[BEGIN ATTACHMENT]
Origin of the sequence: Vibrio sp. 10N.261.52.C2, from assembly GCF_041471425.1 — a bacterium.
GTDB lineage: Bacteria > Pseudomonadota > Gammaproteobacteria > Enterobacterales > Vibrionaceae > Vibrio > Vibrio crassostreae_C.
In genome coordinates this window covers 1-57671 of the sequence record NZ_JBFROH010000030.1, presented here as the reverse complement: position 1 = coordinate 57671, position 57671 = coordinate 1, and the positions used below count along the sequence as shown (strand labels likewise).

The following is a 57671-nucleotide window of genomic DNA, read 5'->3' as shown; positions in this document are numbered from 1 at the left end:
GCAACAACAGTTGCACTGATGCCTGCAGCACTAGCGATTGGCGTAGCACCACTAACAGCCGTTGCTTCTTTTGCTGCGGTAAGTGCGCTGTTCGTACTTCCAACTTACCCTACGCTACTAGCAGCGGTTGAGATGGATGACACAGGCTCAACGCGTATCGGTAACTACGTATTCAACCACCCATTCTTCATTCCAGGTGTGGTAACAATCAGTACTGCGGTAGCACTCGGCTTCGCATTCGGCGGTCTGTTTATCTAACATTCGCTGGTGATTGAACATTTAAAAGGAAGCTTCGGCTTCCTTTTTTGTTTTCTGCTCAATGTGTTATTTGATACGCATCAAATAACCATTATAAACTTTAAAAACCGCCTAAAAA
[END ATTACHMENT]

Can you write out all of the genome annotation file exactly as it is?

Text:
Origin of the sequence: Vibrio sp. 10N.261.52.C2, from assembly GCF_041471425.1 — a bacterium.
GTDB lineage: Bacteria > Pseudomonadota > Gammaproteobacteria > Enterobacterales > Vibrionaceae > Vibrio > Vibrio crassostreae_C.
In genome coordinates this window covers 1-57671 of the sequence record NZ_JBFROH010000030.1, presented here as the reverse complement: position 1 = coordinate 57671, position 57671 = coordinate 1, and the positions used below count along the sequence as shown (strand labels likewise).

The following is a 57671-nucleotide window of genomic DNA, read 5'->3' as shown; positions in this document are numbered from 1 at the left end:
GCAACAACAGTTGCACTGATGCCTGCAGCACTAGCGATTGGCGTAGCACCACTAACAGCCGTTGCTTCTTTTGCTGCGGTAAGTGCGCTGTTCGTACTTCCAACTTACCCTACGCTACTAGCAGCGGTTGAGATGGATGACACAGGCTCAACGCGTATCGGTAACTACGTATTCAACCACCCATTCTTCATTCCAGGTGTGGTAACAATCAGTACTGCGGTAGCACTCGGCTTCGCATTCGGCGGTCTGTTTATCTAACATTCGCTGGTGATTGAACATTTAAAAGGAAGCTTCGGCTTCCTTTTTTGTTTTCTGCTCAATGTGTTATTTGATACGCATCAAATAACCATTATAAACTTTAAAAACCGCCTAAAAA